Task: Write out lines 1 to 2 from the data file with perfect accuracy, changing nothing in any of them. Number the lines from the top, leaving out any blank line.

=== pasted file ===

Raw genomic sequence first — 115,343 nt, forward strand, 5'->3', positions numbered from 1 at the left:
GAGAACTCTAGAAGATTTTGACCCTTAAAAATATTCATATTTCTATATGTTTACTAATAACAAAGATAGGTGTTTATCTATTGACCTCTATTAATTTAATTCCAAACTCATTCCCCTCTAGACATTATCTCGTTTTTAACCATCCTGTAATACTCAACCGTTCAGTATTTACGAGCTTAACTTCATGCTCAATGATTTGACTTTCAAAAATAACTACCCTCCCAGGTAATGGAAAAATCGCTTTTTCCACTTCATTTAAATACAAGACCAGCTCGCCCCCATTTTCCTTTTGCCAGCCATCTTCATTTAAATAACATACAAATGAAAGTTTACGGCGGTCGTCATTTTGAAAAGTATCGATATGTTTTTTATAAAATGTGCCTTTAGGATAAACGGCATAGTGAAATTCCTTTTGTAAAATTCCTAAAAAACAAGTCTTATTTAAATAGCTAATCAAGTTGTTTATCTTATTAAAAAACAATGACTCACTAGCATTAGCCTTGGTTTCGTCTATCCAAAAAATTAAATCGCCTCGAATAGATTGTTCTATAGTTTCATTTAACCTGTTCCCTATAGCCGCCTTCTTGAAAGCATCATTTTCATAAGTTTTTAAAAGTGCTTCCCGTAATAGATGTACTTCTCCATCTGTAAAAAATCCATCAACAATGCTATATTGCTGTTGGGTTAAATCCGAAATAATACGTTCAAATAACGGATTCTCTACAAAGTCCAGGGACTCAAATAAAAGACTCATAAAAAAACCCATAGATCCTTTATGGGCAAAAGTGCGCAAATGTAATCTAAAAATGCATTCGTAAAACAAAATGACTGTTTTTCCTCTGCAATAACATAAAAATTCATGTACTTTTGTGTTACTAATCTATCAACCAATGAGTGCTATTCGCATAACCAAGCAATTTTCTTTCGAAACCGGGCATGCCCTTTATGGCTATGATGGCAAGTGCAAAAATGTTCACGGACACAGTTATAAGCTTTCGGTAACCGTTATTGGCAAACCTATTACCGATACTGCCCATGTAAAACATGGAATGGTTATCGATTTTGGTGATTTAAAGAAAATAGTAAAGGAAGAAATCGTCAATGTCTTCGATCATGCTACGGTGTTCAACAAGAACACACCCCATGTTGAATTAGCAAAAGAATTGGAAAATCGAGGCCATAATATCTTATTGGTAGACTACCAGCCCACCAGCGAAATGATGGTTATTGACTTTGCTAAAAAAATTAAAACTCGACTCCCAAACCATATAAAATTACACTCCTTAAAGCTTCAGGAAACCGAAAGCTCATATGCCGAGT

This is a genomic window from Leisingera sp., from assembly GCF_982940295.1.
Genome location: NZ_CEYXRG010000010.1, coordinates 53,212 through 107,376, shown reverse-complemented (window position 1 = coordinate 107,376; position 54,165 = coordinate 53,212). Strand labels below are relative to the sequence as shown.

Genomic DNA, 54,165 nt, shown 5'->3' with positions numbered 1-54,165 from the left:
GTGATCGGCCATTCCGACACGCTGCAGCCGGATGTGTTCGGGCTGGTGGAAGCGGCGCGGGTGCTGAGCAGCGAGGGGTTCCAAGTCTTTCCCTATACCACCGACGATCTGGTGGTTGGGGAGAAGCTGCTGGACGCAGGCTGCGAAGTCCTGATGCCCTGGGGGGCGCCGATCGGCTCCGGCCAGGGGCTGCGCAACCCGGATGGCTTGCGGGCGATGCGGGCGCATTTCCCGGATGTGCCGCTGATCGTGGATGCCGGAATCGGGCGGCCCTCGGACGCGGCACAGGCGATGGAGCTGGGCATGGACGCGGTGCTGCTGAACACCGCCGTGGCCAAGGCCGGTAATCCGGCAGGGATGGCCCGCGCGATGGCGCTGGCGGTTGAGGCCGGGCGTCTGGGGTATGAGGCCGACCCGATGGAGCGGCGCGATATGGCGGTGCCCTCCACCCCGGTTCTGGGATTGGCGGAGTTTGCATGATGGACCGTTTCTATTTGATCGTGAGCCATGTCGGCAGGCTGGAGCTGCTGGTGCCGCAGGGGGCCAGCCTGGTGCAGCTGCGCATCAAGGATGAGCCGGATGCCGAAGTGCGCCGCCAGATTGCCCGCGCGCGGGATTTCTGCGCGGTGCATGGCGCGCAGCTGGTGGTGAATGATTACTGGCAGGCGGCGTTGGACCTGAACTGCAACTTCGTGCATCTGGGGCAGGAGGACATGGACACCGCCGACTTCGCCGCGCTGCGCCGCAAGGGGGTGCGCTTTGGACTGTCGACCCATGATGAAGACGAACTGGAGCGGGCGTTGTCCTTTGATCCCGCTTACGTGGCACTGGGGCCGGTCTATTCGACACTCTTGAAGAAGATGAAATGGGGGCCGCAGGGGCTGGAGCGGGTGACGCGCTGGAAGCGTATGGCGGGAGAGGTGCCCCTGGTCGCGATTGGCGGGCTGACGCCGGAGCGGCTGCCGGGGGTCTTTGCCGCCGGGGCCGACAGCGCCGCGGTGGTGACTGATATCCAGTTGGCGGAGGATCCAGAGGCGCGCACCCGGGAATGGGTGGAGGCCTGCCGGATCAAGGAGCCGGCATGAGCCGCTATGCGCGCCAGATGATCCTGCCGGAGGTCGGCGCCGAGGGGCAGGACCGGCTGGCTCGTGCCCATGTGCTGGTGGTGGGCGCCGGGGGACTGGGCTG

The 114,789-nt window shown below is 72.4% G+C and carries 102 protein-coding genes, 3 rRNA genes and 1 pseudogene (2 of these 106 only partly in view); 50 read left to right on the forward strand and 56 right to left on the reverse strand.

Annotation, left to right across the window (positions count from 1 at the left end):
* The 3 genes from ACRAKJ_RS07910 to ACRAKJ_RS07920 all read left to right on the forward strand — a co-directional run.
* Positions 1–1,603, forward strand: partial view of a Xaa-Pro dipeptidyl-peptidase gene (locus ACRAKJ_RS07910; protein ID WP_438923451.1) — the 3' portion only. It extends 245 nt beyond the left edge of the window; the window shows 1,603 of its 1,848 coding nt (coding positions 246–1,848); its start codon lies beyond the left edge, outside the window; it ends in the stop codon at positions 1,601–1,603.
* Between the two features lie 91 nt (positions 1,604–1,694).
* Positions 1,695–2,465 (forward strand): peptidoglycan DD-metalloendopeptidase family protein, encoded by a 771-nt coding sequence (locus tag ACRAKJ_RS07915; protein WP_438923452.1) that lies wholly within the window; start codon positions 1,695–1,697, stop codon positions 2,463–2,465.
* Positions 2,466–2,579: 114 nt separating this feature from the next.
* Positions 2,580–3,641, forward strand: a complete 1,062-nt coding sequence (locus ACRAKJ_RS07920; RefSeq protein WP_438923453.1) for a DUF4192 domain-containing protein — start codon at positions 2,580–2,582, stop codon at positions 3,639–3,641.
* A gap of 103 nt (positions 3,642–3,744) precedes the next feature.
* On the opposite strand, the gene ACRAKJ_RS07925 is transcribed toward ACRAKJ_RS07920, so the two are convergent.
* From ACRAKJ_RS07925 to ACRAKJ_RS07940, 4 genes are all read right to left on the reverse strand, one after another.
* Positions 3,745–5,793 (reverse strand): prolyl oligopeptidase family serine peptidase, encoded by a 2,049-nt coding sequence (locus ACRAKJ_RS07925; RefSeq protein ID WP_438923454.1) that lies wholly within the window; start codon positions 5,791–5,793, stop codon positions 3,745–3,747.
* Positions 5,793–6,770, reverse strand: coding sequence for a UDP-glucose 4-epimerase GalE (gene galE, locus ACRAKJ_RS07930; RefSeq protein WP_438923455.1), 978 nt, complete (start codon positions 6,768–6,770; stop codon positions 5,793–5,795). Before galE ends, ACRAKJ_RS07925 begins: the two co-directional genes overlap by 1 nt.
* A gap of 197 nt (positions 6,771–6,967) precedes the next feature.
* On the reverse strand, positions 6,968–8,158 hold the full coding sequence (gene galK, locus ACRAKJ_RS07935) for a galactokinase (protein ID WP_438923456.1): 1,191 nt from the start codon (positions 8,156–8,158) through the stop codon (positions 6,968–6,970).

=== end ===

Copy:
Raw genomic sequence first — 115,343 nt, forward strand, 5'->3', positions numbered from 1 at the left:
GAGAACTCTAGAAGATTTTGACCCTTAAAAATATTCATATTTCTATATGTTTACTAATAACAAAGATAGGTGTTTATCTATTGACCTCTATTAATTTAATTCCAAACTCATTCCCCTCTAGACATTATCTCGTTTTTAACCATCCTGTAATACTCAACCGTTCAGTATTTACGAGCTTAACTTCATGCTCAATGATTTGACTTTCAAAAATAACTACCCTCCCAGGTAATGGAAAAATCGCTTTTTCCACTTCATTTAAATACAAGACCAGCTCGCCCCCATTTTCCTTTTGCCAGCCATCTTCATTTAAATAACATACAAATGAAAGTTTACGGCGGTCGTCATTTTGAAAAGTATCGATATGTTTTTTATAAAATGTGCCTTTAGGATAAACGGCATAGTGAAATTCCTTTTGTAAAATTCCTAAAAAACAAGTCTTATTTAAATAGCTAATCAAGTTGTTTATCTTATTAAAAAACAATGACTCACTAGCATTAGCCTTGGTTTCGTCTATCCAAAAAATTAAATCGCCTCGAATAGATTGTTCTATAGTTTCATTTAACCTGTTCCCTATAGCCGCCTTCTTGAAAGCATCATTTTCATAAGTTTTTAAAAGTGCTTCCCGTAATAGATGTACTTCTCCATCTGTAAAAAATCCATCAACAATGCTATATTGCTGTTGGGTTAAATCCGAAATAATACGTTCAAATAACGGATTCTCTACAAAGTCCAGGGACTCAAATAAAAGACTCATAAAAAAACCCATAGATCCTTTATGGGCAAAAGTGCGCAAATGTAATCTAAAAATGCATTCGTAAAACAAAATGACTGTTTTTCCTCTGCAATAACATAAAAATTCATGTACTTTTGTGTTACTAATCTATCAACCAATGAGTGCTATTCGCATAACCAAGCAATTTTCTTTCGAAACCGGGCATGCCCTTTATGGCTATGATGGCAAGTGCAAAAATGTTCACGGACACAGTTATAAGCTTTCGGTAACCGTTATTGGCAAACCTATTACCGATACTGCCCATGTAAAACATGGAATGGTTATCGATTTTGGTGATTTAAAGAAAATAGTAAAGGAAGAAATCGTCAATGTCTTCGATCATGCTACGGTGTTCAACAAGAACACACCCCATGTTGAATTAGCAAAAGAATTGGAAAATCGAGGCCATAATATCTTATTGGTAGACTACCAGCCCACCAGCGAAATGATGGTTATTGACTTTGCTAAAAAAATTAAAACTCGACTCCCAAACCATATAAAATTACACTCCTTAAAGCTTCAGGAAACCGAAAGCTCATATGCCGAGT